Taking advantage of new access to previously closed archives, historian Tatiana Chumachenko has documented the political, social, and human dramas of church-state relations during these decades. The rich material covered here appears in no previously published church history. It also has contemporary relevance, providing essential background to the post-Soviet Russian government's controversial relationship to the Russian Orthodox Church today.
Freedom, Faith, and Dogma is Vladimir Wozniuk’s fourth volume of translations of Soloviev’s writings. These essays display the Christian philosopher’s concerns about the obstacles that religious and political dogma present to the free pursuit of faith. Many of them explore the reasons why neither Judaism nor Christianity was ever able to establish a truly just “kingdom of God.” Several also reflect Soloviev’s steadfast and outspoken championing of full religious and civic rights for Jews throughout Russia and all of Europe. Wozniuk’s introduction places Soloviev squarely in the mainstream of Christian thought and highlights the concerns that dominate this collection: the meaning of church unification, the proper relationship between church and state, and how to deal with the tendency of the powerful to exploit the powerless, concerns that remain relevant to this day.
Broadly comparative and richly illustrated with color plates, Desperate Magic places the trials of witches in the context of early modern Russian law, religion, and society. Piecing together evidence from trial records to illuminate some of the central puzzles of Muscovite history, Kivelson explores the interplay among the testimony of accusers, the leading questions of the interrogators, and the confessions of the accused. Assembled, they create a picture of a shared moral vision of the world that crossed social divides. Because of the routine use of torture in extracting and shaping confessions, Kivelson addresses methodological and ideological questions about the Muscovite courts’ equation of pain and truth, questions with continuing resonance in the world today. Within a moral economy that paired unquestioned hierarchical inequities with expectations of reciprocity, magic and suspicions of magic emerged where those expectations were most egregiously violated.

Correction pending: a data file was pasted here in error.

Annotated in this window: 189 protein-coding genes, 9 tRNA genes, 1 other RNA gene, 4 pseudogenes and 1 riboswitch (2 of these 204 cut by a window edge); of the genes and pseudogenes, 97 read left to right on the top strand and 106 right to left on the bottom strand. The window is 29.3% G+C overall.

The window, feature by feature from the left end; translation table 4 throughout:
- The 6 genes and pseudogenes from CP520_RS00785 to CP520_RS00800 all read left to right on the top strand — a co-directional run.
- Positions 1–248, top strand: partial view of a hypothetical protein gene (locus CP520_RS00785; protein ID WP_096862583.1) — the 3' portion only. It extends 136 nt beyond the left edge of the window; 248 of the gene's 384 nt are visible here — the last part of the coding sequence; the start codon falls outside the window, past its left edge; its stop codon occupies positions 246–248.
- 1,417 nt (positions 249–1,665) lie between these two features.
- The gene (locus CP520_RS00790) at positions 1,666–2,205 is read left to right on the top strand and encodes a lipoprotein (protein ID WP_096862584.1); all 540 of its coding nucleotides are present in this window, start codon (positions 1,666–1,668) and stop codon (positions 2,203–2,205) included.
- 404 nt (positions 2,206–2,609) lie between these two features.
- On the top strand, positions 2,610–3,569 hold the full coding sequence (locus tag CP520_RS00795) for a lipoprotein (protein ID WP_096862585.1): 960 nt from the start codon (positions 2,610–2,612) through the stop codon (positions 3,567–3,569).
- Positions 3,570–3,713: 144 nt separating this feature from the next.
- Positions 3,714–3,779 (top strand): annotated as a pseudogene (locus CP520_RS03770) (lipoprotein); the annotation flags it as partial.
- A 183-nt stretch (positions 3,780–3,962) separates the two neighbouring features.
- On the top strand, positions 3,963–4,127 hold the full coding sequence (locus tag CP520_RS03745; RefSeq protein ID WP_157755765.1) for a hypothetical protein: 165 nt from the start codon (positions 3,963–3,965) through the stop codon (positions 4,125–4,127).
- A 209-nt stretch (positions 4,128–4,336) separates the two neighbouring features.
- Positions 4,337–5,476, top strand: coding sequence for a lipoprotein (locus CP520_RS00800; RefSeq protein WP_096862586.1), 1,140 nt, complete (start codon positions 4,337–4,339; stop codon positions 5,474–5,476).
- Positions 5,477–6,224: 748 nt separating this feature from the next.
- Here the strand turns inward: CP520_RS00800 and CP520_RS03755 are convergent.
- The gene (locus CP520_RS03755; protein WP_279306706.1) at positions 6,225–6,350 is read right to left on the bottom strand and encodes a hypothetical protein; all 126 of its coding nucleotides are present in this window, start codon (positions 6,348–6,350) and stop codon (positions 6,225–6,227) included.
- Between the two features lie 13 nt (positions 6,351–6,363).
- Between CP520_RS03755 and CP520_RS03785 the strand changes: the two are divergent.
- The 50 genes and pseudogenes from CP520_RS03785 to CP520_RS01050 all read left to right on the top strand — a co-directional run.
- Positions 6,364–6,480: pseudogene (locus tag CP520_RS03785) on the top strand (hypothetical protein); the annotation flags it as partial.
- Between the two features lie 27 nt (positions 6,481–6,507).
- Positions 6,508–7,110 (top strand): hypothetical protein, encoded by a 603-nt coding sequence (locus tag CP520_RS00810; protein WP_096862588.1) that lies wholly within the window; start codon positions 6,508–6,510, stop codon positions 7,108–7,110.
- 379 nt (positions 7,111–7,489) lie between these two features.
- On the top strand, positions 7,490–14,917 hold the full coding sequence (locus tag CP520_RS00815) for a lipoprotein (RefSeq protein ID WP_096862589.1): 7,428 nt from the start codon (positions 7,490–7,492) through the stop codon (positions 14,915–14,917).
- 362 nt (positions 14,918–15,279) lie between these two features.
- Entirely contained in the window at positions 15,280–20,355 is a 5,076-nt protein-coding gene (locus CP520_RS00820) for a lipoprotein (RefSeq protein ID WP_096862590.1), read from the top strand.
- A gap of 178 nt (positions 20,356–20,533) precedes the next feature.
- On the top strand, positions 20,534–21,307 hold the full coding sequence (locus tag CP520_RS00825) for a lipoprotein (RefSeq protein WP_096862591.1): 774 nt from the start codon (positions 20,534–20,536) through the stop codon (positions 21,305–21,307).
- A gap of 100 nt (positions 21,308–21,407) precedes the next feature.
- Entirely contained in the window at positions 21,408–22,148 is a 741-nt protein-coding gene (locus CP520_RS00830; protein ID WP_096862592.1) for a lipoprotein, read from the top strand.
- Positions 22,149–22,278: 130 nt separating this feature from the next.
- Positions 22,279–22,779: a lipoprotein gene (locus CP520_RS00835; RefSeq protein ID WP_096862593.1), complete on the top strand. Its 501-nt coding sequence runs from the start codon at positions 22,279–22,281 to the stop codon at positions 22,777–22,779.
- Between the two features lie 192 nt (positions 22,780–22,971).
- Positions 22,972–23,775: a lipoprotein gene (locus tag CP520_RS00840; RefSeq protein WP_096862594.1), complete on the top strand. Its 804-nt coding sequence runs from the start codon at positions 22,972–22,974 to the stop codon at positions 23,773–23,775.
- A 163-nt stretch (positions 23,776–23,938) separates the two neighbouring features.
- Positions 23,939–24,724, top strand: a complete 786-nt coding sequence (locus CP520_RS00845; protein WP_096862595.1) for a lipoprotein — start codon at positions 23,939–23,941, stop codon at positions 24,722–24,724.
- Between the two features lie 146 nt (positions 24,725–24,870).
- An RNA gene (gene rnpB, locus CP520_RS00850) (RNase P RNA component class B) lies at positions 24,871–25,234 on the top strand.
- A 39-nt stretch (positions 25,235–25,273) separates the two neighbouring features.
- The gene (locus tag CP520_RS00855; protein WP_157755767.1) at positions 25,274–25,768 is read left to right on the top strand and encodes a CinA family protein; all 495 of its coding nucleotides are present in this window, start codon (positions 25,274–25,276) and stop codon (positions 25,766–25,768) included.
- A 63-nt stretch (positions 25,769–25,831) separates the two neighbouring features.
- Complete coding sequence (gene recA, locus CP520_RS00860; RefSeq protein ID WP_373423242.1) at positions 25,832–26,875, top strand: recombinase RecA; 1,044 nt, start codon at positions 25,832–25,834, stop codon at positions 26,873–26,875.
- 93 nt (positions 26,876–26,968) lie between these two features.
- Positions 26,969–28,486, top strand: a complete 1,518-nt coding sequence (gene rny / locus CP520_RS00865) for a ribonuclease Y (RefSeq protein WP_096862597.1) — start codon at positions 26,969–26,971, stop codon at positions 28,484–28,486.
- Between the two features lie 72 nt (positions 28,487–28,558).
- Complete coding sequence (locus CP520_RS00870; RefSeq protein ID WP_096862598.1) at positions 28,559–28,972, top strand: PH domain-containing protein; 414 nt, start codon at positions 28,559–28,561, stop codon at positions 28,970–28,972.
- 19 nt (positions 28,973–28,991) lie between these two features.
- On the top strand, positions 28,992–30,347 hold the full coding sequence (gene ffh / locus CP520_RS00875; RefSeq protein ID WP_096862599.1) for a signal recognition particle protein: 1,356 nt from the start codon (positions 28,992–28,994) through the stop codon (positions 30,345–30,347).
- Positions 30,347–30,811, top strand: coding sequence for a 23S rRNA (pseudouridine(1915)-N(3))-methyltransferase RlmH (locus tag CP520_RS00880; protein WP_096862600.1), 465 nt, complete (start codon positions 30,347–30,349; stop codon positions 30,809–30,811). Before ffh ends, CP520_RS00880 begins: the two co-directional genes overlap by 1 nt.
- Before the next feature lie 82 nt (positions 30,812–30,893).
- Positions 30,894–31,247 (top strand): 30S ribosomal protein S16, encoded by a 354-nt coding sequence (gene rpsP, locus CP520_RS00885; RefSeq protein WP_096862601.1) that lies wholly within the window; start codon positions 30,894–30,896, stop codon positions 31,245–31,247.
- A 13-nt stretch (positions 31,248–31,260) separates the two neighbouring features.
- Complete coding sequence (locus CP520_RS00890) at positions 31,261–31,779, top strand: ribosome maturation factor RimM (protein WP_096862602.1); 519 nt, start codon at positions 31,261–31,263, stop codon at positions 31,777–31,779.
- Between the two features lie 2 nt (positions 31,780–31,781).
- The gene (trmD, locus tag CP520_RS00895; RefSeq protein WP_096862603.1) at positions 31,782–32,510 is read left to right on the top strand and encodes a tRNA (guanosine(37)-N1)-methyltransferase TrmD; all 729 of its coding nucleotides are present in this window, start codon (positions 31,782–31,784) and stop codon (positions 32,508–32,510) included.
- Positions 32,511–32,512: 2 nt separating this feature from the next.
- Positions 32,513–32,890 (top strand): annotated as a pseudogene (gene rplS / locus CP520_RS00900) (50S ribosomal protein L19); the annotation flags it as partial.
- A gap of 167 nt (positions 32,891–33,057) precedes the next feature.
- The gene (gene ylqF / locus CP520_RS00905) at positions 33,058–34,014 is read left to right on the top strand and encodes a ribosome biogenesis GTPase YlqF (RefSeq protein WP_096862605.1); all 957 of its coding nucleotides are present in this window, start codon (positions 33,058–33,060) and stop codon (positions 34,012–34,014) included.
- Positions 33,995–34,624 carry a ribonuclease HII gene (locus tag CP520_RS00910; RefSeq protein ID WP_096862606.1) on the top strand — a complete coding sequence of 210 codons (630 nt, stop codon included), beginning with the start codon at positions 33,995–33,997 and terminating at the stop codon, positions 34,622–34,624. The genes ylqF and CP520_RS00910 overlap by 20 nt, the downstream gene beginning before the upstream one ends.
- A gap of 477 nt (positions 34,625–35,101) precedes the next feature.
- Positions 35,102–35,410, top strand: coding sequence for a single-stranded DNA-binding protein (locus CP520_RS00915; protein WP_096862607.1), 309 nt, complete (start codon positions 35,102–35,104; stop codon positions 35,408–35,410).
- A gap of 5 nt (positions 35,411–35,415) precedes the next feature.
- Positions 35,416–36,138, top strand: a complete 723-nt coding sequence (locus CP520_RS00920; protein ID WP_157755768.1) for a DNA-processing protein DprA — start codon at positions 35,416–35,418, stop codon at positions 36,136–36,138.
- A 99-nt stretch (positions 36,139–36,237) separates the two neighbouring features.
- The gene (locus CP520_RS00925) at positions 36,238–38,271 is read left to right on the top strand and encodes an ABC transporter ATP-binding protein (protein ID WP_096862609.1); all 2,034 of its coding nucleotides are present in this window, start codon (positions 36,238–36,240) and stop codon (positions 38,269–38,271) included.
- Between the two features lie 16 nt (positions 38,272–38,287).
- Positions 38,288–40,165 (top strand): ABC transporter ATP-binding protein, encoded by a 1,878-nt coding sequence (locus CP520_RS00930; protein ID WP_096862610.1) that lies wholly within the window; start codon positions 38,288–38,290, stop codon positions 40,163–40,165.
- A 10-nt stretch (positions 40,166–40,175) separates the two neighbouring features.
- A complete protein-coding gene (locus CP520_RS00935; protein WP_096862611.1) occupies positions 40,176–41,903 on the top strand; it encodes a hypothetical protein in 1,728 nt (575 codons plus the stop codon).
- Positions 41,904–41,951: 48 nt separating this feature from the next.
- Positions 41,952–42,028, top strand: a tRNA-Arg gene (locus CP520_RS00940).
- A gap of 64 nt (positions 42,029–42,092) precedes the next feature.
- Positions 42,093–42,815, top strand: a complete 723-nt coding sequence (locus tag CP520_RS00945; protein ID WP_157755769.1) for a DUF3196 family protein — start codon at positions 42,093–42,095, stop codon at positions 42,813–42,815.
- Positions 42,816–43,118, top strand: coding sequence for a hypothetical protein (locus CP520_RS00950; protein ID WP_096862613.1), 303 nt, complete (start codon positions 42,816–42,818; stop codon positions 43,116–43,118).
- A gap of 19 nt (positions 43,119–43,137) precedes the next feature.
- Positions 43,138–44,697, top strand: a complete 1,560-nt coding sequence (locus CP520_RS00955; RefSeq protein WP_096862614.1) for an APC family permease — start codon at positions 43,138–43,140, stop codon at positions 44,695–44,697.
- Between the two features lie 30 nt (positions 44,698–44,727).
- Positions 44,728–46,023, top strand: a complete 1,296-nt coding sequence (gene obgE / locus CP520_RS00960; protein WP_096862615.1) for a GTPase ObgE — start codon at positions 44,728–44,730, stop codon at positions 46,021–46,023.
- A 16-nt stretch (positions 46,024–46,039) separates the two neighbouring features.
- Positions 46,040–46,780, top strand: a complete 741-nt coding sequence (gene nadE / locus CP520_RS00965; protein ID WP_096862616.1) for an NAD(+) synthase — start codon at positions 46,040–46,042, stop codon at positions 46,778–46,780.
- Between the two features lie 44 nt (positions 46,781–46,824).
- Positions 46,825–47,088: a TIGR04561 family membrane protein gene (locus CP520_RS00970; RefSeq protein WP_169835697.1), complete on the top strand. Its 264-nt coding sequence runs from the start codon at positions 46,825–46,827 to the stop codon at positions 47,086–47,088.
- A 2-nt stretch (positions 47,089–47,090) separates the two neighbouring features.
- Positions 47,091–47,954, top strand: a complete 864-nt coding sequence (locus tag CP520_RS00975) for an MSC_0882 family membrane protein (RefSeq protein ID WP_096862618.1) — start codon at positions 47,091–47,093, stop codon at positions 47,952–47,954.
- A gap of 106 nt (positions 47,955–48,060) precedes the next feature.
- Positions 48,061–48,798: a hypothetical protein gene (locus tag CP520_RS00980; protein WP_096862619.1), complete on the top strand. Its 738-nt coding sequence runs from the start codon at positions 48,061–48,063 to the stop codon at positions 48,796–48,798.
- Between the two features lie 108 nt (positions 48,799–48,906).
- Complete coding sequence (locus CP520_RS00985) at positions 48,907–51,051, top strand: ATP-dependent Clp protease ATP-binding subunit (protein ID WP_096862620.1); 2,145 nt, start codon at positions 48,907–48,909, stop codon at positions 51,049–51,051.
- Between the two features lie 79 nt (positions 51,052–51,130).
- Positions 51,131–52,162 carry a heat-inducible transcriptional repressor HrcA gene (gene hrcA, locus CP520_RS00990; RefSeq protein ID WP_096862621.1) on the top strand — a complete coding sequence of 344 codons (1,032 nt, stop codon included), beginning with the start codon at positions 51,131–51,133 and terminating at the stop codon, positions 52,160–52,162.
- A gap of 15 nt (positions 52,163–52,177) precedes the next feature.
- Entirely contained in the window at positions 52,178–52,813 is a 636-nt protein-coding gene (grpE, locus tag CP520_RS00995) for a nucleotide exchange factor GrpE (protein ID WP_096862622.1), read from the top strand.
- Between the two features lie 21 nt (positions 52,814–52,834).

Witchcraft in Russia surfaces as one of the ways that oppression was contested by ordinary people scrambling to survive in a fiercely inequitable world. Masters and slaves, husbands and wives, and officers and soldiers alike believed there should be limits to exploitation and saw magic deployed at the junctures where hierarchical order veered into violent excess.
A bold experiment is taking place in Russia. After a century of being scarred by militant, atheistic communism, the Orthodox Church has become Russia’s largest and most significant nongovernmental organization. As it has returned to life, it has pursued a vision of reclaiming Holy Rus’: that historical yet mythical homeland of the eastern Slavic peoples; a foretaste of the perfect justice, peace, harmony, and beauty for which religious believers long; and the glimpse of heaven on earth that persuaded Prince Vladimir to accept Orthodox baptism in Crimea in A.D. 988.
Through groundbreaking initiatives in religious education, social ministry, historical commemoration, and parish life, the Orthodox Church is seeking to shape a new, post-communist national identity for Russia. In this eye-opening and evocative book, John Burgess examines Russian Orthodoxy’s resurgence from a grassroots level, providing Western readers with an enlightening, inside look at the new Russia.
Drawing extensively on Nikolai's writings alongside other Russian-language sources, the book provides a window into the diverse Orthodox Christian perspectives on the Russo-Japanese War – from the officials who saw the war as a crusade for Christian domination of Asia to Nikolai, who remained with his congregation in Tokyo during the war. Writings by Russian soldiers, field chaplains, military psychologists, and leaders in the missionary community contribute to a rich portrait of a Christian nation at war.
By grounding its discussion of 'interreligious war' in the historical example of the Russo-Japanese War, and by looking at the war using the sympathetic and compelling figure of Nikolai of Japan, this book provides a unique perspective which will be of value to students and scholars of both Russian history, the history of war and religion and religious ethics.